We are glad to receive Richard T.Watson on october 30, 2018 for his conference : The efficient knowledge market !
The value of research can be measured by different criteria such as their aesthetic, scholarly, and practical utility. In this conceptual paper, we argue that generating outcomes that are of utility to practitioners is a challenging task: In a fast-changing digital economy there is an efficient knowledge market where memes about technologies and methods that are of competitive value spread quickly, and where IS research is often relegated to explaining what practice already knows. While such reporting yields explanatory theory of scholarly utility, the results might not always be of practical value. Understanding how an efficient knowledge market works can help us identify research problems that can generate results of practical utility. We suggest three strategies for the IS field. First, to develop grand theory that is applicable to emergent phenomena across contexts and time and can thus transcend particular innovations. Second, to move into interesting territory by studying the impact of new memes beyond the defined boundary conditions in both intended and unintended ways. Third, to more often be a meme generator, rather than a meme analyzer or reporter.
From Richard T. Watson's website :
I was educated at the University of Western Australia (B Sc and Dip Comp), Monash University (MBA), and the University of Minnesota (Ph D). In Australia, I taught at Curtin University and Edith Cowan University, where I founded the Department of Information Systems. I am a visiting researcher at RISE Viktoria in Göteborg, Sweden and co-international coordinator for the Addis Ababa University PhD in IS. In 2006, I was appointed a Fellow of the Association for Information Systems. In 2011, I received the Association for Information Systems' LEO award, which is given for exceptional life time achievement in Information Systems.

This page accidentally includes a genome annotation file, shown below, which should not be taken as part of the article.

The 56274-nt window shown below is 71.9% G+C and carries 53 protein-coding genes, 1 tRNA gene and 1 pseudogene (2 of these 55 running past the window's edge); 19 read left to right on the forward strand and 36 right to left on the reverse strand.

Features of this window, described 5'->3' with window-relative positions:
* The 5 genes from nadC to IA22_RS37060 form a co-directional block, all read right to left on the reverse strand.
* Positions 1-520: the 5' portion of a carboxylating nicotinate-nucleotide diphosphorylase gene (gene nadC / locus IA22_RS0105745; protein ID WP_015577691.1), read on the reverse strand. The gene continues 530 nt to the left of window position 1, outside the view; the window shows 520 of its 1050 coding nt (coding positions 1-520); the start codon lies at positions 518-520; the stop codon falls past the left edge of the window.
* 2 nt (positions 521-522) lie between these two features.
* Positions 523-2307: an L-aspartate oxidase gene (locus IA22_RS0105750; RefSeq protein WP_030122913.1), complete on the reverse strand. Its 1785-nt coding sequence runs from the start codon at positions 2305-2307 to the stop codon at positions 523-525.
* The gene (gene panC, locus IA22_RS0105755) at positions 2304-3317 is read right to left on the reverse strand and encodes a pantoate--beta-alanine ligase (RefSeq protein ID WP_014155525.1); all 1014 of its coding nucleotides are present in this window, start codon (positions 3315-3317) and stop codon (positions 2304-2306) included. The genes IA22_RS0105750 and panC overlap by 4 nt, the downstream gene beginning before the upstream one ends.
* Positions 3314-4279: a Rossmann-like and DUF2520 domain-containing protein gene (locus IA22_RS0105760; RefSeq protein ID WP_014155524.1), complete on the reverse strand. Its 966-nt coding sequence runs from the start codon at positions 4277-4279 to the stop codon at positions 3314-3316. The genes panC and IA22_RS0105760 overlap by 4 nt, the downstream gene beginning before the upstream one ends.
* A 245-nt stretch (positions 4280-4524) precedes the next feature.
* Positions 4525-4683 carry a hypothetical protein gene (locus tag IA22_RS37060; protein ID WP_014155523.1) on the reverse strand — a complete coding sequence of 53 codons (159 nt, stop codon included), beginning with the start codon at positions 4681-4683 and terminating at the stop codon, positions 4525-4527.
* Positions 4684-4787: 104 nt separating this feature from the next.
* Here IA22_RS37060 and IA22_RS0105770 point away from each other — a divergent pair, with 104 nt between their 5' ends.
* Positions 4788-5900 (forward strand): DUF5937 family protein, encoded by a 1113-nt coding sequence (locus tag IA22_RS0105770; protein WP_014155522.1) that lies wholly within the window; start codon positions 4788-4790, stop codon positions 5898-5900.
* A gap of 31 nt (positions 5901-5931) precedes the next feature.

The University of Georgia has been very supportive of my academic career, and I have published over 180 articles in leading academic and practitioner journals, written or edited more than 10 books (including a data management text book and the first book on Energy Informatics). I have served as a senior editor for MIS Quarterly and was co-conference chair for International Conference on Information Systems 2004 and Americas Conference on Information Systems 2014. I have been President of the Association for Information Systems.
My current research interests are ecological sustainability, energy informatics, and information systems leadership. I collaborate with researchers in several countries.